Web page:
The line

In Hrútafjarðará

In Hrútafjarðará

Sibbi never over-lines his rods, rather he under-lines them. Good casters do this frequently – the head might be a tad light but by carrying more running line (more overhang) the rods load well. Floaters are his preferred lines but he sometimes uses floaters with a clear intermediate section if he wants the fly deeper. He uses fly lines with “normal” weight distribution (the head has the same diameter throughout), but opts for the longer heads. The backing is totally immaterial.

 The rod

Searching for an angle

Searching for an angle

Now for the rod. Typically he uses lighter rods than the average angler, but often favors ten feet rods. Thus, he can cast a bit farther, hence stand farther away from the pools, which is important. He is into the so called fast action rods, but prefers rods that will bend in the middle. Fast, but no broomsticks. Most of his rods are old Loomis rods. His casting is superb, both length and accuracy, because he has practiced, and taken the time to develop such a cast. There is no or absolutely minimal false casting. The fly is placed with laser loops at the spot he thinks is the right one, then it swings across. One back cast and the fly is where it is supposed to be again, and everything is straight and fishing from the start. Basically, his fly is in the water (that´s where the fish they are) as much as possible. He can do this with any decent fly rod but he just likes the “feel” of certain rods. All good casters can use any rod, but they choose their rods based on “feel,” which is purely subjective.

 The reel

Did a salmon just jump?

Did a salmon just jump?

Its importance has been vastly overblown. For most trout and grilse fishing you do not need an expensive reel. Any trout reel will do, and most trouters never see their backing. I have seen him catch countless salmon with a five-weight rod and a simple trout fly reel. However, if you connect with a 20 pound plus salmon in a foul mood (you very rarely do), you need something better. Last trip he connected with a salmon in that class, and the reel was a simple trout reel. It is no more, because it spun so fast that the lubricant overheated and it seized up – goodbye salmon.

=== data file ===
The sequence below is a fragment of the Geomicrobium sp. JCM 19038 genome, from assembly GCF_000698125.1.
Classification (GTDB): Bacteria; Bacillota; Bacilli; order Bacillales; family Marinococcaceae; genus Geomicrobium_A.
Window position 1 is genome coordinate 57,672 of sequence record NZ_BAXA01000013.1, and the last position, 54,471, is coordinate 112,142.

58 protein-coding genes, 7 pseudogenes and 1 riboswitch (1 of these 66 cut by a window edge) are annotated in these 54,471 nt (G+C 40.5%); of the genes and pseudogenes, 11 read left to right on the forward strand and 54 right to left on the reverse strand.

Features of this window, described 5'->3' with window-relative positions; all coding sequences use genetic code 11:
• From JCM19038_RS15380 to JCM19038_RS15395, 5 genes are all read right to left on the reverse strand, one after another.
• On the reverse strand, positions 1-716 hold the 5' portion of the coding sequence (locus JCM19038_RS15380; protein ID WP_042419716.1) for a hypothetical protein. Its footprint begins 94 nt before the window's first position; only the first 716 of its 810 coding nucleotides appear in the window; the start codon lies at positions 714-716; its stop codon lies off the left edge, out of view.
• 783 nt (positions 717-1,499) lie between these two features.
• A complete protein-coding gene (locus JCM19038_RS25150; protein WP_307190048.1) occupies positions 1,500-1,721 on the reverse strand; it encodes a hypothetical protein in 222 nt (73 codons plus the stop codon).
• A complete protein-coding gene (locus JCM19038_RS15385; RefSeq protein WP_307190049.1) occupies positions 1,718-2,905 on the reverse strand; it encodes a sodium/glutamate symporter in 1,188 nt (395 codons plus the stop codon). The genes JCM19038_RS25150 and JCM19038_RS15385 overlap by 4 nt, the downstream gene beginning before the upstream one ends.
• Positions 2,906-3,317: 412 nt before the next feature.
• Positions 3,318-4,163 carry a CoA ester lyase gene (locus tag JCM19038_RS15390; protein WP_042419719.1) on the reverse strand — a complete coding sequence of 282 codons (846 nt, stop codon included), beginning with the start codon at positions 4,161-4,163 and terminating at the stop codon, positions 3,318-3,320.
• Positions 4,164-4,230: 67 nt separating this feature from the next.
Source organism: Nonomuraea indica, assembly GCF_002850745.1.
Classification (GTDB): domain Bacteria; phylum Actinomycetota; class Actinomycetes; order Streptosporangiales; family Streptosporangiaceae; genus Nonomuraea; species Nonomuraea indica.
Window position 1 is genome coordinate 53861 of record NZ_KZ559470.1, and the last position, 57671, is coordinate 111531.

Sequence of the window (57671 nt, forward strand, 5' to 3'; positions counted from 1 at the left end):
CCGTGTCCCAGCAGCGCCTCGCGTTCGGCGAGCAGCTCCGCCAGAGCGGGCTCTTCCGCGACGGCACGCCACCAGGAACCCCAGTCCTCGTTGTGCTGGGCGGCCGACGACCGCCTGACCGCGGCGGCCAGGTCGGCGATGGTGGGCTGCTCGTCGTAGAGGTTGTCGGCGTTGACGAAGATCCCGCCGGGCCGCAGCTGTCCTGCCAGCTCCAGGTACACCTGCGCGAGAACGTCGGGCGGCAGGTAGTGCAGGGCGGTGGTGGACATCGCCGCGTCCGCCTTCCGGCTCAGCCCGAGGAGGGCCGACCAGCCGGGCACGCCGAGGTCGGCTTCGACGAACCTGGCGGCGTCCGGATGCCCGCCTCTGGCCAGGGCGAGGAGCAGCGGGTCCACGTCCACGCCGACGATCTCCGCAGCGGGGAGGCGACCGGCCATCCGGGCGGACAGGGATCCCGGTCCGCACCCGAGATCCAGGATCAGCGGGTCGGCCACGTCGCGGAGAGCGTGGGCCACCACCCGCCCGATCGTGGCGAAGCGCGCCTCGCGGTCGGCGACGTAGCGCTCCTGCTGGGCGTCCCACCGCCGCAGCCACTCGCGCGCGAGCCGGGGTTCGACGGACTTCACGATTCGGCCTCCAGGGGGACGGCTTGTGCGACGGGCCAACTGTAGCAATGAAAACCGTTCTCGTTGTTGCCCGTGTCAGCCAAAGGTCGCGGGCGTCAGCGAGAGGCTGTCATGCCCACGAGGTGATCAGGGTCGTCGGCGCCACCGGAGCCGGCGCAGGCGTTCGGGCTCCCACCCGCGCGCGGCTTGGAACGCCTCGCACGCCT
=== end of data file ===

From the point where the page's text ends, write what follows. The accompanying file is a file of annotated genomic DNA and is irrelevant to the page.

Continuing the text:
Réttarstrengur in Hrútafjarðará

Réttarstrengur in Hrútafjarðará

 Reading the water

I have dealt with that subject for lakes fishing

https://everyjonahhasawhale.com/?page_id=1567

and here is the link to stream fishing

https://everyjonahhasawhale.com/?page_id=1570

 Addition

When all of this is added together it becomes crystal clear why he is so successful at angling. He gains an advantage at every link in the system and when all is added up, it translates into a huge advantage in the end. Most anglers are too lazy or complacent to analyze themselves and do not hone their casting. And thus they are doomed to mediocrity.

What is the single most important item? – The cast

If I were to pick just one component of all these, I would absolutely pick the casting. The other ones are really rather simple, but good casting only comes from practice. It kills me when I see anglers in costly salmon rivers, and they have no cast or just terrible casts. This is also the case here where I live, most fly slingers can not handle the wind when fishing the salt.

Laxá í Mývatnssveit. Sigurbrandur Dagbjartsson, urriðaveiði.

Laxá í Mývatnssveit. Sigurbrandur Dagbjartsson

 The truth

“You can observe a lot just by watching” – Yogi Berra

 

Ruby Throated Female

“Whoa – what was that”? It is late February early March in Texas. Something just whistled past me as I was gardening. This UFO was small, the size of a big bumblebee or a big moth. No way I could identify it, such was the speed. I rewound the memory spool, and yes there was some sound too. Could it be? I had never in my life seen hummingbirds, but knew they existed in the Americas. My interest was piqued and I did some googling. Yes – it very well could be a hummingbird. I discovered that they will drink a sugar solution if available to them. Now next step was to procure a feeder which I did. The mix is one part sugar dissolved in three parts water. Then you just hang the feeder in a place where the birds can easily access it and feel secure (think like a bird eh?). Now the wait and after a little while I was rewarded when this exquisite creature came to the feeder.

Ruby Throated Female

Ruby Throated Female

 

I was so overjoyed by seeing this bird for the first time that I felt like a little kid. (Those of us who are not grownups by fifty do not have to.)  I must put a disclaimer here. These birds move so fast that it is very hard to get sharp pictures and some of mine could be better. However I use them since they are mine, and if you are interested, go to the net and enjoy their colossal beauty in professional photos.